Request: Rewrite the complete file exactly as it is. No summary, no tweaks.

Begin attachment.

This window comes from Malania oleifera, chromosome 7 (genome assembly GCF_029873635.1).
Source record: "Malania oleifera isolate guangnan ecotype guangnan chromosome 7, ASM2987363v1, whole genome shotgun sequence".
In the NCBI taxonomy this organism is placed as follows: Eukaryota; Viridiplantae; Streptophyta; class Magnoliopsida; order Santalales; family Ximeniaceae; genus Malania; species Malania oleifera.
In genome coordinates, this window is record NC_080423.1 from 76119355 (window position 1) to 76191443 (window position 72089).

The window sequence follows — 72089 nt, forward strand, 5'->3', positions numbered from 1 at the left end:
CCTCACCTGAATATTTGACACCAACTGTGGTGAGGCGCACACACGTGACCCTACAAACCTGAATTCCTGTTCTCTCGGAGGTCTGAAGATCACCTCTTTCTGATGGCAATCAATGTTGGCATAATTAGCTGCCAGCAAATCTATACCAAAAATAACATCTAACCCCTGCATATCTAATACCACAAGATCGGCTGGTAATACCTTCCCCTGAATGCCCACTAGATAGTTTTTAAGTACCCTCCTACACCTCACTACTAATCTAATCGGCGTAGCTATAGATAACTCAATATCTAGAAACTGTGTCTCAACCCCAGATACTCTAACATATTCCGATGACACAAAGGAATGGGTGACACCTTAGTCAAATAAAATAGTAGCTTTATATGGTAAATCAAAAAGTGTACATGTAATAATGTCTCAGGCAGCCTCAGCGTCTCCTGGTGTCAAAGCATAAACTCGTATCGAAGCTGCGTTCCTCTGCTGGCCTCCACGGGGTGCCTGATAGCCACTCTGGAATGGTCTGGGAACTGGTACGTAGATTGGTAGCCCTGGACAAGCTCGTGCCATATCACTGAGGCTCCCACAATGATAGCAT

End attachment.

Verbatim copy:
This window comes from Malania oleifera, chromosome 7 (genome assembly GCF_029873635.1).
Source record: "Malania oleifera isolate guangnan ecotype guangnan chromosome 7, ASM2987363v1, whole genome shotgun sequence".
In the NCBI taxonomy this organism is placed as follows: Eukaryota; Viridiplantae; Streptophyta; class Magnoliopsida; order Santalales; family Ximeniaceae; genus Malania; species Malania oleifera.
In genome coordinates, this window is record NC_080423.1 from 76119355 (window position 1) to 76191443 (window position 72089).

The window sequence follows — 72089 nt, forward strand, 5'->3', positions numbered from 1 at the left end:
CCTCACCTGAATATTTGACACCAACTGTGGTGAGGCGCACACACGTGACCCTACAAACCTGAATTCCTGTTCTCTCGGAGGTCTGAAGATCACCTCTTTCTGATGGCAATCAATGTTGGCATAATTAGCTGCCAGCAAATCTATACCAAAAATAACATCTAACCCCTGCATATCTAATACCACAAGATCGGCTGGTAATACCTTCCCCTGAATGCCCACTAGATAGTTTTTAAGTACCCTCCTACACCTCACTACTAATCTAATCGGCGTAGCTATAGATAACTCAATATCTAGAAACTGTGTCTCAACCCCAGATACTCTAACATATTCCGATGACACAAAGGAATGGGTGACACCTTAGTCAAATAAAATAGTAGCTTTATATGGTAAATCAAAAAGTGTACATGTAATAATGTCTCAGGCAGCCTCAGCGTCTCCTGGTGTCAAAGCATAAACTCGTATCGAAGCTGCGTTCCTCTGCTGGCCTCCACGGGGTGCCTGATAGCCACTCTGGAATGGTCTGGGAACTGGTACGTAGATTGGTAGCCCTGGACAAGCTCGTGCCATATCACTGAGGCTCCCACAATGATAGCAT